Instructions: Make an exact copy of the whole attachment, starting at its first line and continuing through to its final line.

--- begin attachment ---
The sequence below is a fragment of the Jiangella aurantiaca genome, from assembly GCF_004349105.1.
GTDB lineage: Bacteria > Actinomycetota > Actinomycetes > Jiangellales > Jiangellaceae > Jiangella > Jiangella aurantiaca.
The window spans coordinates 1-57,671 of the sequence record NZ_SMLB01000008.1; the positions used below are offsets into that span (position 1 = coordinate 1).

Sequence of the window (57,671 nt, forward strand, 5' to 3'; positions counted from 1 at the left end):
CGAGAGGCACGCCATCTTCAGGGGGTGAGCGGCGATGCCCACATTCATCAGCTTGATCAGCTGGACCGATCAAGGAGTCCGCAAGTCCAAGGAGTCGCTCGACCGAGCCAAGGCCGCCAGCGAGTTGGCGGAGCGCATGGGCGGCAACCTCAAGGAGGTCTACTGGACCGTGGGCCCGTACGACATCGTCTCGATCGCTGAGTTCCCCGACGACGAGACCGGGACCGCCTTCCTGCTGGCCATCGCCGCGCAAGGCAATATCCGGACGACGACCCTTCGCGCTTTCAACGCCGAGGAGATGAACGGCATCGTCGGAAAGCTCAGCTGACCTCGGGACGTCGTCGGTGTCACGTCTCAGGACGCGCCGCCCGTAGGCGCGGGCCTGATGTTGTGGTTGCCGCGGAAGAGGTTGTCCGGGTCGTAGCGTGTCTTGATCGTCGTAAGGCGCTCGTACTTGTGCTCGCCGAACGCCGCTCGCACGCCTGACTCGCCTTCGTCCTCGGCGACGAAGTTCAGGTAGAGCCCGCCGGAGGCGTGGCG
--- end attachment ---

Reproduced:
The sequence below is a fragment of the Jiangella aurantiaca genome, from assembly GCF_004349105.1.
GTDB lineage: Bacteria > Actinomycetota > Actinomycetes > Jiangellales > Jiangellaceae > Jiangella > Jiangella aurantiaca.
The window spans coordinates 1-57,671 of the sequence record NZ_SMLB01000008.1; the positions used below are offsets into that span (position 1 = coordinate 1).

Sequence of the window (57,671 nt, forward strand, 5' to 3'; positions counted from 1 at the left end):
CGAGAGGCACGCCATCTTCAGGGGGTGAGCGGCGATGCCCACATTCATCAGCTTGATCAGCTGGACCGATCAAGGAGTCCGCAAGTCCAAGGAGTCGCTCGACCGAGCCAAGGCCGCCAGCGAGTTGGCGGAGCGCATGGGCGGCAACCTCAAGGAGGTCTACTGGACCGTGGGCCCGTACGACATCGTCTCGATCGCTGAGTTCCCCGACGACGAGACCGGGACCGCCTTCCTGCTGGCCATCGCCGCGCAAGGCAATATCCGGACGACGACCCTTCGCGCTTTCAACGCCGAGGAGATGAACGGCATCGTCGGAAAGCTCAGCTGACCTCGGGACGTCGTCGGTGTCACGTCTCAGGACGCGCCGCCCGTAGGCGCGGGCCTGATGTTGTGGTTGCCGCGGAAGAGGTTGTCCGGGTCGTAGCGTGTCTTGATCGTCGTAAGGCGCTCGTACTTGTGCTCGCCGAACGCCGCTCGCACGCCTGACTCGCCTTCGTCCTCGGCGACGAAGTTCAGGTAGAGCCCGCCGGAGGCGTGGCG